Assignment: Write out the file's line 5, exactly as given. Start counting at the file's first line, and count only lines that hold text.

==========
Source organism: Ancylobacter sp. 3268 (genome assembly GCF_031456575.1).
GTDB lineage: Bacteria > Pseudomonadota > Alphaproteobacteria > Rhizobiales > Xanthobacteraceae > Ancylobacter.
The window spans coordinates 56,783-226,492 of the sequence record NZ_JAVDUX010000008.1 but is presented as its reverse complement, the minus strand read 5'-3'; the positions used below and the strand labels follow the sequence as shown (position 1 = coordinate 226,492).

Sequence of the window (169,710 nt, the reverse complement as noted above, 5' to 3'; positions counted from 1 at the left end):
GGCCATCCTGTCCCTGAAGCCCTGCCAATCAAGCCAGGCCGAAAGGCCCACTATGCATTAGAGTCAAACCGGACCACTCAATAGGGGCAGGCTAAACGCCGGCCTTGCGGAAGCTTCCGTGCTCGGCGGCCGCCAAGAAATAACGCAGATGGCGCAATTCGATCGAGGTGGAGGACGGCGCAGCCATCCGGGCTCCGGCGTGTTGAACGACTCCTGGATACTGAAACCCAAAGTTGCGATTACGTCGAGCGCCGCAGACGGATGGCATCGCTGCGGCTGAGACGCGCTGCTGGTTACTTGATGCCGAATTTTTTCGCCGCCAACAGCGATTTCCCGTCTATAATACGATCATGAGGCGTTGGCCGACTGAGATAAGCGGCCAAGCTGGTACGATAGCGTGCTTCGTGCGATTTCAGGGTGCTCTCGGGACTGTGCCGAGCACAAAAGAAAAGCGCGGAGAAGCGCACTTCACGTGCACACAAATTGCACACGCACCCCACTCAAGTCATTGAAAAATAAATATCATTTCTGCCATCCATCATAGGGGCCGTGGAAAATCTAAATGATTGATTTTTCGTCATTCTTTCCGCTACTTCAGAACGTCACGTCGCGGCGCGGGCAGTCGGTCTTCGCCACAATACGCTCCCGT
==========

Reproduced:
GGCCATCCTGTCCCTGAAGCCCTGCCAATCAAGCCAGGCCGAAAGGCCCACTATGCATTAGAGTCAAACCGGACCACTCAATAGGGGCAGGCTAAACGCCGGCCTTGCGGAAGCTTCCGTGCTCGGCGGCCGCCAAGAAATAACGCAGATGGCGCAATTCGATCGAGGTGGAGGACGGCGCAGCCATCCGGGCTCCGGCGTGTTGAACGACTCCTGGATACTGAAACCCAAAGTTGCGATTACGTCGAGCGCCGCAGACGGATGGCATCGCTGCGGCTGAGACGCGCTGCTGGTTACTTGATGCCGAATTTTTTCGCCGCCAACAGCGATTTCCCGTCTATAATACGATCATGAGGCGTTGGCCGACTGAGATAAGCGGCCAAGCTGGTACGATAGCGTGCTTCGTGCGATTTCAGGGTGCTCTCGGGACTGTGCCGAGCACAAAAGAAAAGCGCGGAGAAGCGCACTTCACGTGCACACAAATTGCACACGCACCCCACTCAAGTCATTGAAAAATAAATATCATTTCTGCCATCCATCATAGGGGCCGTGGAAAATCTAAATGATTGATTTTTCGTCATTCTTTCCGCTACTTCAGAACGTCACGTCGCGGCGCGGGCAGTCGGTCTTCGCCACAATACGCTCCCGT